|Original author(s)||Marco Peereboom (2005)|
|Developer(s)||The OpenBSD Project|
|Initial release||23 August 2005|
|Operating system||OpenBSD since 3.8 (2005); NetBSD since 4.0 (2007)|
|Type||RAID management and system monitoring|
The bio(4) pseudo-device driver and the bioctl(8) utility implement a generic RAID volume management interface in OpenBSD and NetBSD. The idea behind this software is similar to ifconfig, where a single utility from the operating system can be used to control any RAID controller using a generic interface, instead of having to rely on many proprietary and custom RAID management utilities specific for each given hardware RAID manufacturer. Features include monitoring of the health status of the arrays, controlling identification through blinking the LEDs and managing of sound alarms, and specifying hot spare disks. Additionally, the
softraid configuration in OpenBSD is delegated to bioctl as well; whereas the initial creation of volumes and configuration of hardware RAID is left to card BIOS as non-essential after the operating system has already been booted. Interfacing between the kernel and userland is performed through the
ioctl system call through the
The bio/bioctl subsystem is deemed to be an important part in OpenBSD's advocacy for open hardware documentation, and the 3.8 release title and the titular song were dedicated to the topic — Hackers of the Lost RAID. The development took place during a time of controversy where Adaptec refused to release appropriate hardware documentation that was necessary in order for the make the aac(4) driver work reliably, which followed with OpenBSD disabling support for the driver.
In the commentary to the 3.8 release, the developers express the irony of hardware RAID controllers' supposed purpose of providing reliability, through redundancy and repair, whereas in reality many vendors expect system administrators to install and depend on huge binary blobs in order to be assess volume health and service their disk arrays. Specifically, OpenBSD is making a reference to the modus operandi of FreeBSD, where the documentation of the aac(4) driver for Adaptec specifically suggests enabling Linux compatibility layer in order to use the management utilities (where the documentation even fails to explain where exactly these utilities must be obtained from, or which versions would be compatible, evidently because the proprietary tools may have expired).
Likewise, OpenBSD developers intentionally chose to concentrate on supporting only the most basic features of each controller which are uniform across all the brands and variations; specifically, the fact that initial configuration of each controller must still be made through card BIOS was never kept secret from any bio/bioctl announcement.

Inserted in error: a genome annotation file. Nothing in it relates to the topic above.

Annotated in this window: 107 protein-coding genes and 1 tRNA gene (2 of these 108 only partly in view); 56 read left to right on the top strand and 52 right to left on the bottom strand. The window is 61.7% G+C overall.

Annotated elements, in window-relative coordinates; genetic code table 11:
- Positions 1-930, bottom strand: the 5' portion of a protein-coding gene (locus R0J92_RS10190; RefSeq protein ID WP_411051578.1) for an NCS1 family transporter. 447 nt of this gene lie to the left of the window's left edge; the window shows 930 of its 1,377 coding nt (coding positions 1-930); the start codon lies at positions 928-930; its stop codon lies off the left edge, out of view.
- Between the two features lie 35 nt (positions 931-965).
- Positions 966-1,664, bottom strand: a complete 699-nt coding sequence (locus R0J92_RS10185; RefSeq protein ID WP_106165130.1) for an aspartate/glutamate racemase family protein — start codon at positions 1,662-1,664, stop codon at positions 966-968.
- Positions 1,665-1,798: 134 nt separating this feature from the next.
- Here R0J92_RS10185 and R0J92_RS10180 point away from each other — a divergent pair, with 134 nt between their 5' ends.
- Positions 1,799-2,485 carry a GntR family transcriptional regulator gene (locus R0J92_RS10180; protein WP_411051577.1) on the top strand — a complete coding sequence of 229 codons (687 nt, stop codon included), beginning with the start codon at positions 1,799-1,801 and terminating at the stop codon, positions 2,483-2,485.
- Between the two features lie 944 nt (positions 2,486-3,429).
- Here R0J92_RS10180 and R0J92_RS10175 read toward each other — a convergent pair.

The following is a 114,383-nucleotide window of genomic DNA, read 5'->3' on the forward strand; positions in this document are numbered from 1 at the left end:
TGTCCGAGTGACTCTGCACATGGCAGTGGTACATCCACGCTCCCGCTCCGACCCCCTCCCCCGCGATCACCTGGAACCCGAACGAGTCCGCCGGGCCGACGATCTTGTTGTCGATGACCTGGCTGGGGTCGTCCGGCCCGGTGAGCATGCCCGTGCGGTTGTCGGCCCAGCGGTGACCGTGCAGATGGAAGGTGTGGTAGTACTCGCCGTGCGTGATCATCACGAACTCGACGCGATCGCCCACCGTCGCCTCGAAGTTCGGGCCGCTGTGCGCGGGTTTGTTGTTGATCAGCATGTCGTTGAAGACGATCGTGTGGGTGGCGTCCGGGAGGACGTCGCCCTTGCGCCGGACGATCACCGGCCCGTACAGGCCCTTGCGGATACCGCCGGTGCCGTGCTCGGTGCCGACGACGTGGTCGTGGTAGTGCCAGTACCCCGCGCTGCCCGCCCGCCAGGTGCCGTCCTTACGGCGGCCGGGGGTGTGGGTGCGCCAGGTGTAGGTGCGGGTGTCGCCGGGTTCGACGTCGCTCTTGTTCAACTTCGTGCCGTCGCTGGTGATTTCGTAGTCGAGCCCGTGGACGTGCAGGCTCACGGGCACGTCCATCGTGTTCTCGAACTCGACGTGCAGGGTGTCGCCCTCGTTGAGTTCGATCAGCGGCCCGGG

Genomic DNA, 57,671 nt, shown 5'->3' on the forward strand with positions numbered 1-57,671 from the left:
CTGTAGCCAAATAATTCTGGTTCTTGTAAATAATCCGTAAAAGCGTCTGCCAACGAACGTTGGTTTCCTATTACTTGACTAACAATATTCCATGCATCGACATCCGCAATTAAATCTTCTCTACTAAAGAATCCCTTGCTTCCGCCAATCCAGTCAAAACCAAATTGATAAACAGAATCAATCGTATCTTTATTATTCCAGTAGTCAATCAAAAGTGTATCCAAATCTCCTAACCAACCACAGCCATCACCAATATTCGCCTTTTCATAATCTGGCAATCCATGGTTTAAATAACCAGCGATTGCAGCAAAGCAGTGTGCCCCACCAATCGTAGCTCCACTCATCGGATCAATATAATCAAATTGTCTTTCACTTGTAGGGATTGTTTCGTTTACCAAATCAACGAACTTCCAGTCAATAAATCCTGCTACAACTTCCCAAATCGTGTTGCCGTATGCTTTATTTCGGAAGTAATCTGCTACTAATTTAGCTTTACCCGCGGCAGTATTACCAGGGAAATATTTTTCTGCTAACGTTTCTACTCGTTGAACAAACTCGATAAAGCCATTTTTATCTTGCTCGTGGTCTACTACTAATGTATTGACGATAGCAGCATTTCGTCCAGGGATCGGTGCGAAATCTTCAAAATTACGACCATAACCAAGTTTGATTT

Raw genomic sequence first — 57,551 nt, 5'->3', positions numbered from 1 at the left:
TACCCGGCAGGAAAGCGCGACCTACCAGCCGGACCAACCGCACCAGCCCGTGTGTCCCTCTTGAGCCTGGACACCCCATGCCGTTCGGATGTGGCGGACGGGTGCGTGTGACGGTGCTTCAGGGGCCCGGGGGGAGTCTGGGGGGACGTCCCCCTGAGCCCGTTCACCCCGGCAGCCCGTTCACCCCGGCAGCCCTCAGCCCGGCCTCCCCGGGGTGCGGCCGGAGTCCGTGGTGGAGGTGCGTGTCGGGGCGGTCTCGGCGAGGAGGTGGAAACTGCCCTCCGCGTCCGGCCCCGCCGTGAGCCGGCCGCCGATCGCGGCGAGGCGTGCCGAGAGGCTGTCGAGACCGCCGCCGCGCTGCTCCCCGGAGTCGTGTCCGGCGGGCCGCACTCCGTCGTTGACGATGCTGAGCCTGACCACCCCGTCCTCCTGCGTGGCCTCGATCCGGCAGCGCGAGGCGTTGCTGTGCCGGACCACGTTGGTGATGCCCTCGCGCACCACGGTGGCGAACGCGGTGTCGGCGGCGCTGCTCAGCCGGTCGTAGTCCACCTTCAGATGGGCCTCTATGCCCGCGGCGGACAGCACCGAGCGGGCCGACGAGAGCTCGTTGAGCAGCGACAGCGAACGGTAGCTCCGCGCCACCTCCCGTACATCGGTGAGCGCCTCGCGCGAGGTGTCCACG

This can be contrasted with the approach taken by FreeBSD, for example, where individual utilities exist for several independent RAID drivers, and the interface of each utility is independent of one another; specifically, as of March 2019[ref], FreeBSD includes separate device-specific utilities called
sesutil,, each of which provides many options with at least subtle differences in the interface for configuration and management of the controllers, contributes to code bloat, not to mention any additional drivers for which no such tool even exists as open-source software at all.
In OpenBSD 6.4 (2018), a dozen of drivers register with the bio framework.
Monitoring of the state of each logical drive is also duplicated into the hardware monitoring frameworks and their corresponding utilities on both systems where bioctl is available — hw.sensors with sensorsd in OpenBSD and sysmon envsys with envstat and powerd in NetBSD. For example, on OpenBSD since 4.2 release, the status of the drive sensors could be automatically monitored simply by starting sensorsd without any specific configuration being required. More drivers are being converted to use the bio and sensors frameworks with each release.
In OpenBSD, both SCSI Enclosure Services (SES) and SAF-TE are supported since OpenBSD 3.8 (2005) as well, both of which feature LED blinking through bio and bioctl (by implementing the
BIOCBLINK ioctl), helping system administrators identify devices within the enclosures to service. Additionally, both the SES and SAF-TE drivers in OpenBSD feature support for a combination of temperature and fan sensors, PSU, doorlock and alarm indicators; all of this auxiliary sensor data is exported into the hw.sensors framework in OpenBSD, and can be monitored through familiar tools like sysctl, SNMP and sensorsd.
As of 2019[update], in NetBSD, an older SES/SAF-TE driver from NASA from 2000 is still in place, which is not integrated with bio or envsys, but has its own device files with a unique ioctl interface, featuring its own custom SCSI-specific userland tooling; this older implementation was also available in OpenBSD between 2000 and 2005, and was removed 2005 (together with its userland tools) just before the new leaner bio- and hw.sensors-based alternative drivers were introduced; SES and SAF-TE are now kept as two separate drivers in OpenBSD, but don't require any separate custom userland utilities anymore, reducing the code bloat and the number of source lines of code.
Hackers of the Lost RAID
If the kernel is compiled with the COMPAT_LINUX option, or the aac_linux.ko and linux.ko modules are loaded,…
drivers designed for binary only Linux RAID management tools
RAID management is almost completely undocumented